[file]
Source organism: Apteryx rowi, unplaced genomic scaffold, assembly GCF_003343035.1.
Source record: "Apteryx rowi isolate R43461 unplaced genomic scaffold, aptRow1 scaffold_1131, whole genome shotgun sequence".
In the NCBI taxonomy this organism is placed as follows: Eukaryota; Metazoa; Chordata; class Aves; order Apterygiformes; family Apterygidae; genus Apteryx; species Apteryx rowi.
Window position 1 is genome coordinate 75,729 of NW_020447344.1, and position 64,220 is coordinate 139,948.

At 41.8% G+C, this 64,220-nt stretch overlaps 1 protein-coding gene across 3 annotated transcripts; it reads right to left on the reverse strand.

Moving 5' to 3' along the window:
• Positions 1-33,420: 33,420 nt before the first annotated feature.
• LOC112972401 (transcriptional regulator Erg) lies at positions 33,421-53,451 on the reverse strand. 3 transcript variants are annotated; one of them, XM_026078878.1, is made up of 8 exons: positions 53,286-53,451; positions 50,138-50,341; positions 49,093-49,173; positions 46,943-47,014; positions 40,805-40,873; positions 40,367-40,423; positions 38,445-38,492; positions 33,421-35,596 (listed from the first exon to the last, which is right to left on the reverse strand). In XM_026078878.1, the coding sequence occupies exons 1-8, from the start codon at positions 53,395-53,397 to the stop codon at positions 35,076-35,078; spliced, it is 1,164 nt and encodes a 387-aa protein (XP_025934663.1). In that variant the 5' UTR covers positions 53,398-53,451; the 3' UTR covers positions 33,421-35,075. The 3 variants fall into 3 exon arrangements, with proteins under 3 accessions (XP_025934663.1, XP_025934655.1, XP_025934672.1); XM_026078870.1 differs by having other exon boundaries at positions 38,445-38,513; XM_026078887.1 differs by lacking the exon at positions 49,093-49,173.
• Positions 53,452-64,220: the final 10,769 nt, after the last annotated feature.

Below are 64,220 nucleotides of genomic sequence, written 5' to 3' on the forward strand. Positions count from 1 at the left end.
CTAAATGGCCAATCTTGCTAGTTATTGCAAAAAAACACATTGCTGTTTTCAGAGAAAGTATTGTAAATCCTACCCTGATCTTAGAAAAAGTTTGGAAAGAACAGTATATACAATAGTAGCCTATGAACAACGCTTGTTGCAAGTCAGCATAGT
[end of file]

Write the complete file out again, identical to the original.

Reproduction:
Source organism: Apteryx rowi, unplaced genomic scaffold, assembly GCF_003343035.1.
Source record: "Apteryx rowi isolate R43461 unplaced genomic scaffold, aptRow1 scaffold_1131, whole genome shotgun sequence".
In the NCBI taxonomy this organism is placed as follows: Eukaryota; Metazoa; Chordata; class Aves; order Apterygiformes; family Apterygidae; genus Apteryx; species Apteryx rowi.
Window position 1 is genome coordinate 75,729 of NW_020447344.1, and position 64,220 is coordinate 139,948.

At 41.8% G+C, this 64,220-nt stretch overlaps 1 protein-coding gene across 3 annotated transcripts; it reads right to left on the reverse strand.

Moving 5' to 3' along the window:
• Positions 1-33,420: 33,420 nt before the first annotated feature.
• LOC112972401 (transcriptional regulator Erg) lies at positions 33,421-53,451 on the reverse strand. 3 transcript variants are annotated; one of them, XM_026078878.1, is made up of 8 exons: positions 53,286-53,451; positions 50,138-50,341; positions 49,093-49,173; positions 46,943-47,014; positions 40,805-40,873; positions 40,367-40,423; positions 38,445-38,492; positions 33,421-35,596 (listed from the first exon to the last, which is right to left on the reverse strand). In XM_026078878.1, the coding sequence occupies exons 1-8, from the start codon at positions 53,395-53,397 to the stop codon at positions 35,076-35,078; spliced, it is 1,164 nt and encodes a 387-aa protein (XP_025934663.1). In that variant the 5' UTR covers positions 53,398-53,451; the 3' UTR covers positions 33,421-35,075. The 3 variants fall into 3 exon arrangements, with proteins under 3 accessions (XP_025934663.1, XP_025934655.1, XP_025934672.1); XM_026078870.1 differs by having other exon boundaries at positions 38,445-38,513; XM_026078887.1 differs by lacking the exon at positions 49,093-49,173.
• Positions 53,452-64,220: the final 10,769 nt, after the last annotated feature.

Below are 64,220 nucleotides of genomic sequence, written 5' to 3' on the forward strand. Positions count from 1 at the left end.
CTAAATGGCCAATCTTGCTAGTTATTGCAAAAAAACACATTGCTGTTTTCAGAGAAAGTATTGTAAATCCTACCCTGATCTTAGAAAAAGTTTGGAAAGAACAGTATATACAATAGTAGCCTATGAACAACGCTTGTTGCAAGTCAGCATAGT